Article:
Russia pumps politics into oil deal
Oil refinery in Russia
KAI RYSSDAL: After a spike earlier this week natural gas prices dropped just a bit today. Cooler weather back east helped. So did a report yesterday showing US inventories are higher than we thought.
The search for more natural gas goes on. And later this month Russia's expected to award one of the biggest energy exploration contracts ever. But the US might be shut out, as Stephen Beard reports from the European Desk in London.
STEPHEN BEARD: Shtokman is the largest natural gas field on earth. High up in the Arctic it contains an estimated 3.7 trillion cubic meters of gas. Five foreign companies are vying to take part in the project — two Norwegian firms, Total of France, and Chevron and Conoco Phillips of the US.
Usually the Americans would be frontrunners in the race. But not this time:
President Putin showed his irritation with America during the recent G8 summit in St. Petersburg. And this could affect the Americans' chances with Shtokman. Putin was clearly annoyed that the US blocked Russia's bid to join the World Trade Organization.
NICK REDMAN: Well, the Russians don't like the idea of a big club that they're not a member of. And the WTO is the biggest one. And Russia is currently the biggest non-member of the WTO in the world.
Nick Redman of the Economist says after the rebuff, Putin retaliated with subtlety. He praised the Norwegian firms that are competing for the Shtokman contract:
REDMAN: He's not come out publicly and said: "Americans aren't going to get a share of Shtokman." Simply by praising the Norwegians he's left things suitably open — a hint to those who have ears open for it.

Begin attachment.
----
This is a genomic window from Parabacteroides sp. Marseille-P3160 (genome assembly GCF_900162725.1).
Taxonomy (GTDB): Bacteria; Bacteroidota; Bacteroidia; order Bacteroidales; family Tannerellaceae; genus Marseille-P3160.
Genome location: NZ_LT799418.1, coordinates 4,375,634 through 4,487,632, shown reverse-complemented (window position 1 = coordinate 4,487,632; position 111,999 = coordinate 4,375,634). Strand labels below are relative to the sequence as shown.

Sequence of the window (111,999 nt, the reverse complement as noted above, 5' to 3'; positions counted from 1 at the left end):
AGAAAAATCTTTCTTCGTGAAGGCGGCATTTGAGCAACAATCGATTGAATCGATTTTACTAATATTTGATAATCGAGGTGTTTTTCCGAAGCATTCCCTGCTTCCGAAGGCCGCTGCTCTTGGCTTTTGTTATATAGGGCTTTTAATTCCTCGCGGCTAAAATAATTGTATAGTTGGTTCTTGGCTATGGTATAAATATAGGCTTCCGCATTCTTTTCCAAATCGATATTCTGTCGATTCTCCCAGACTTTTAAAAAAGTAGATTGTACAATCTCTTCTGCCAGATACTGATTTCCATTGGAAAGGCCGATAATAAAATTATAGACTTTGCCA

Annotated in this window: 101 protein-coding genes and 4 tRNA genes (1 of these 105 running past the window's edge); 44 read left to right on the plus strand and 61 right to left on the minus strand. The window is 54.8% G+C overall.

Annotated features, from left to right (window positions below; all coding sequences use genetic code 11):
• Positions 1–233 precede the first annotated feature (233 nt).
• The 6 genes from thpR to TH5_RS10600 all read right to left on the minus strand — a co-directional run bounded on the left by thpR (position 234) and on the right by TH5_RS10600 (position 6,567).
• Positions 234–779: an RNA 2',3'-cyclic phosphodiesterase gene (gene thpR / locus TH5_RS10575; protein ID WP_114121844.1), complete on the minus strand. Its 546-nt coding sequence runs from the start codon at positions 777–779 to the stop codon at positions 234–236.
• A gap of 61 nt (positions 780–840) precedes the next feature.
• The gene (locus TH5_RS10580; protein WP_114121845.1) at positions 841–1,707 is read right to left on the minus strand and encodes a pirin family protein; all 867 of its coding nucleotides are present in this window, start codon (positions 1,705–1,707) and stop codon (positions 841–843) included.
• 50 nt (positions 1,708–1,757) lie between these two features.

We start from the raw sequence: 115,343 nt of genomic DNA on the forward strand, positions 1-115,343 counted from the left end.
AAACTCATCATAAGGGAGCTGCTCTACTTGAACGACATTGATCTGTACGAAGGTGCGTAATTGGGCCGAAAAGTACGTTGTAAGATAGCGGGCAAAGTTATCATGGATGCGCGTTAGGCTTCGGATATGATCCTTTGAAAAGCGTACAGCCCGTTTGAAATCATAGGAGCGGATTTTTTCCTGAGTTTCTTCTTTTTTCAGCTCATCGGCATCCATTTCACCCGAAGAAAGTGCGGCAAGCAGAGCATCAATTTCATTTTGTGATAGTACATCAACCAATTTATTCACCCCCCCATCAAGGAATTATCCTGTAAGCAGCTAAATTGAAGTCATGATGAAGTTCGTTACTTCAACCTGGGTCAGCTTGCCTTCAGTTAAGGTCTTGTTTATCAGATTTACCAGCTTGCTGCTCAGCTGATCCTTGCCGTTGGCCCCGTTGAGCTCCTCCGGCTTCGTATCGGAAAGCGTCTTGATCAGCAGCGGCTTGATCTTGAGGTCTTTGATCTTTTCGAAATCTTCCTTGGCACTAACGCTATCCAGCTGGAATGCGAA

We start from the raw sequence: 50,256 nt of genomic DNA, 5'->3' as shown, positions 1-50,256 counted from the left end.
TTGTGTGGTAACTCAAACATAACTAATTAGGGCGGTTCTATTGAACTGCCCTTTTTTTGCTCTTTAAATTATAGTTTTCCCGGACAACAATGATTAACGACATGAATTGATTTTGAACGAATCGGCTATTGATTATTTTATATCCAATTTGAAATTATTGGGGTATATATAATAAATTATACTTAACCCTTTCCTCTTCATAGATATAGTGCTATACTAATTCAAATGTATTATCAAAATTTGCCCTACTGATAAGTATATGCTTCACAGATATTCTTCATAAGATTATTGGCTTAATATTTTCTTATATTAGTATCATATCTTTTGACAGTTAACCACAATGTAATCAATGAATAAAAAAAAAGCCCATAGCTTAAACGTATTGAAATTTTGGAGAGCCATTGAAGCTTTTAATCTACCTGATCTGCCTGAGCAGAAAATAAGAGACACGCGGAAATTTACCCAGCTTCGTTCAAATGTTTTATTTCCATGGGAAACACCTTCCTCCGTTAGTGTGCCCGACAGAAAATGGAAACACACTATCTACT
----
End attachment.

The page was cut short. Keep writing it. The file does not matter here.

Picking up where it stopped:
If the American firms are shut out, it won't be the first time the Kremlin has used energy as a political weapon. Vice President Dick Cheney accused the Russians of "intimidation and blackmail" when they briefly cut gas supplies to Ukraine earlier this year. Chris Skrebowski of Petroleum Review calls Putin "The Energy Czar":
CHRIS SKREBOWSKI: He is certainly going to extract every last bit of profit out of Russian resources — and political advantage too.
Some analysts say Putin can't exclude the Americans from Shtokman since the Russians hope to sell a lot of the gas to the US. But Skrebowski says the Russians can just as easily sell to the Europeans. And there's another factor. If the Americans are shut out, it may play well with the Russian public.
In Moscow, this lady — an interior designer by trade, detects a new anti-American mood among her fellow citizens.
RUSSIAN WOMAN: They start to think again: "America is our enemy." I'm sure they didn't think about it 10 years ago. As I know, America was a dream for many people to go there and live. And now, a lot of them say: "Well, America is against us."
She says the mood emanates from the political elite. A further sign, perhaps, of Russia's growing assertiveness and a readiness to take on the old foe on the new battleground of energy.
In London, this is Stephen Beard for Marketplace.